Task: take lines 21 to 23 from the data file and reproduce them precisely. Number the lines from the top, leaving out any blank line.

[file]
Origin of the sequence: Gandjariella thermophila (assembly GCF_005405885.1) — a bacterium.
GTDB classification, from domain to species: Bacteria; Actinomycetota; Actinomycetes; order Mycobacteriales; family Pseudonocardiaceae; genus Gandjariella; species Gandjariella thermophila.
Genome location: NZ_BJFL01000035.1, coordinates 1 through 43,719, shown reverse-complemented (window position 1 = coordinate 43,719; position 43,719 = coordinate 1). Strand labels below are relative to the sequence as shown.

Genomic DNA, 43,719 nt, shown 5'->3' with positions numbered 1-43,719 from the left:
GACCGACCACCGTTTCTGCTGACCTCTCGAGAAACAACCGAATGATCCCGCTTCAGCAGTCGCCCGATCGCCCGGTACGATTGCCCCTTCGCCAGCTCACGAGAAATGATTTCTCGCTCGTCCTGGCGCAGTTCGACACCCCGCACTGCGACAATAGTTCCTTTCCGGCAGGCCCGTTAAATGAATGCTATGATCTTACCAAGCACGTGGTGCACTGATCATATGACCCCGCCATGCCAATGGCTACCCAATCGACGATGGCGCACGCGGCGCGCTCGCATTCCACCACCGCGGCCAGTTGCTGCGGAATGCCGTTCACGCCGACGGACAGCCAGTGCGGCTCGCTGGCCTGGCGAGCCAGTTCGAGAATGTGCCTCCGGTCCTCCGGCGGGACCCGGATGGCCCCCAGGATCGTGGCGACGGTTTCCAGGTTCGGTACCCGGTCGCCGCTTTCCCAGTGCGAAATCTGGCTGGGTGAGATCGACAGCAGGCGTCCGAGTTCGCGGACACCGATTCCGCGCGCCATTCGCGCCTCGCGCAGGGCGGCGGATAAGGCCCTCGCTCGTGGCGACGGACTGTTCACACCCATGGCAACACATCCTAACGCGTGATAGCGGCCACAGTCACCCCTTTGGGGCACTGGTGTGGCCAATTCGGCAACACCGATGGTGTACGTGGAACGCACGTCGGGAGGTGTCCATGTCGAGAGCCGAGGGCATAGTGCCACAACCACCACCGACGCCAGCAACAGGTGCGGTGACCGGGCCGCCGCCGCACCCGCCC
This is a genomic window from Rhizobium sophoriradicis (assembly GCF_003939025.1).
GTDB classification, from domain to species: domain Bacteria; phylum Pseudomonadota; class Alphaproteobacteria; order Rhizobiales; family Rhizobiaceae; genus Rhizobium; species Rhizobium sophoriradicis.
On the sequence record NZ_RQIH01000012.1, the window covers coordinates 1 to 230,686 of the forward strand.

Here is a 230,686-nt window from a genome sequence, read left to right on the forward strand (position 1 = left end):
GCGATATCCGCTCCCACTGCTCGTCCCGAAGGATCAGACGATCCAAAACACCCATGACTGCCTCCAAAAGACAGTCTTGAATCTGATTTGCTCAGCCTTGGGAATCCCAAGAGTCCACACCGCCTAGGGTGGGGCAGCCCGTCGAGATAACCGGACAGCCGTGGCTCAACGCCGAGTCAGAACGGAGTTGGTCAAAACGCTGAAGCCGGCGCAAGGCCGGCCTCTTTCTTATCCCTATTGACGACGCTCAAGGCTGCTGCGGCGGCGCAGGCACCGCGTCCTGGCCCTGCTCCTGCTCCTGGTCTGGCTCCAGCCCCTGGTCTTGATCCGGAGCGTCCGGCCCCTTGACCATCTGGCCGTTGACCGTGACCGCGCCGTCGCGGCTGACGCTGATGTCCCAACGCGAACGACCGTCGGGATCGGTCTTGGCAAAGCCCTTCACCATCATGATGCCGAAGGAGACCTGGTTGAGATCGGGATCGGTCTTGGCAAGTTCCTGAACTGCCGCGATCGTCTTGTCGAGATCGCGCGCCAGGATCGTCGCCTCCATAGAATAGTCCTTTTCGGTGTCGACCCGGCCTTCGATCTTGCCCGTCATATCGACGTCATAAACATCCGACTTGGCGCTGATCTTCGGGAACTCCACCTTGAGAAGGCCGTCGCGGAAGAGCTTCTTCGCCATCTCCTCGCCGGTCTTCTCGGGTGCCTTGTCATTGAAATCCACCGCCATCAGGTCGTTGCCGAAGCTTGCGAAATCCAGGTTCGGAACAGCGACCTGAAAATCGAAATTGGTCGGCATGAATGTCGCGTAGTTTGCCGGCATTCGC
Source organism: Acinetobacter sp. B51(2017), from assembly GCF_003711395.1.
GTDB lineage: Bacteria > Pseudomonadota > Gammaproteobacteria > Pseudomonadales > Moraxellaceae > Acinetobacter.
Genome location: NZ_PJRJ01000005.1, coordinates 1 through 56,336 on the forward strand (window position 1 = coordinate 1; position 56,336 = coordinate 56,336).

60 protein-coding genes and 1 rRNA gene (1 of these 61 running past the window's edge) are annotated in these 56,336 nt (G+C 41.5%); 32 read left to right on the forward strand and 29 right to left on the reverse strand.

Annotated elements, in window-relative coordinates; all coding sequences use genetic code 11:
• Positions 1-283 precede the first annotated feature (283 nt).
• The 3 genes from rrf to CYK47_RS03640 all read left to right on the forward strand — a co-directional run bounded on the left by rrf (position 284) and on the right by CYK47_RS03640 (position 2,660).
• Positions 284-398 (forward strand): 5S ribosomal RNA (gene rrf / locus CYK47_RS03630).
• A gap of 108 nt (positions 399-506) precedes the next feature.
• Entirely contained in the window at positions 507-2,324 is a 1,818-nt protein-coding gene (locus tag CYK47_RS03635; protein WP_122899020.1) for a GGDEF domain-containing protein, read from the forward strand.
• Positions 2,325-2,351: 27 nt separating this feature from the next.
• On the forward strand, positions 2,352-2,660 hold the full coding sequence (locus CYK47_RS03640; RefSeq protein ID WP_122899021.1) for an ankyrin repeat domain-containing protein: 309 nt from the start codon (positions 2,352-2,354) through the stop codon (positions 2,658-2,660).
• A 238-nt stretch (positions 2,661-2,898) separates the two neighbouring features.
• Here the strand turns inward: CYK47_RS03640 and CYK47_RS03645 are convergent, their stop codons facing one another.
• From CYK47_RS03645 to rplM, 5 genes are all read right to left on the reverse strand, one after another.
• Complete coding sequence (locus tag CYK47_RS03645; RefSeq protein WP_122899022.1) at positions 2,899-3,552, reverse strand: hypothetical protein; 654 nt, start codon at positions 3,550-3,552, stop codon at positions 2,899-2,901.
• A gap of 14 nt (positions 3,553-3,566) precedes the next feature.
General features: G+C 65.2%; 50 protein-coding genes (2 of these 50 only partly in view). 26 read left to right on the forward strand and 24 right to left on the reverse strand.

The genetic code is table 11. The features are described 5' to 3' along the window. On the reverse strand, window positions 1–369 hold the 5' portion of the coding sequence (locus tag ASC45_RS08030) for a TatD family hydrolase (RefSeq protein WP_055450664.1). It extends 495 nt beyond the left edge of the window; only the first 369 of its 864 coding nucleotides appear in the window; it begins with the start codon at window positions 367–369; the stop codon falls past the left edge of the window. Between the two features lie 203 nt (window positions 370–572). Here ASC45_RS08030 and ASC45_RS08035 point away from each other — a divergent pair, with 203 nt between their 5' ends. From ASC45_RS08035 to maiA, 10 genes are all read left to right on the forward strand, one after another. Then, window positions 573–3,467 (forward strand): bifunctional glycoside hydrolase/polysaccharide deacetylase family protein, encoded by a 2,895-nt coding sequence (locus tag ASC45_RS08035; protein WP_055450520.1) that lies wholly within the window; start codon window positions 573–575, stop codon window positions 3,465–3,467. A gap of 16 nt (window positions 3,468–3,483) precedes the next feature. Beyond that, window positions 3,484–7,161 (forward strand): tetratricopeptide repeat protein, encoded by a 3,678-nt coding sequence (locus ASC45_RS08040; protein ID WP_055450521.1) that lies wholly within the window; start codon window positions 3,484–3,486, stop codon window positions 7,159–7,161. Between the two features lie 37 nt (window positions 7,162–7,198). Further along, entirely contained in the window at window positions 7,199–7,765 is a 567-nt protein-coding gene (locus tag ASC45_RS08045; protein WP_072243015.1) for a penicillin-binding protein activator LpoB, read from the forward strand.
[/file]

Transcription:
• Positions 2,325-2,351: 27 nt separating this feature from the next.
• On the forward strand, positions 2,352-2,660 hold the full coding sequence (locus CYK47_RS03640; RefSeq protein ID WP_122899021.1) for an ankyrin repeat domain-containing protein: 309 nt from the start codon (positions 2,352-2,354) through the stop codon (positions 2,658-2,660).
• A 238-nt stretch (positions 2,661-2,898) separates the two neighbouring features.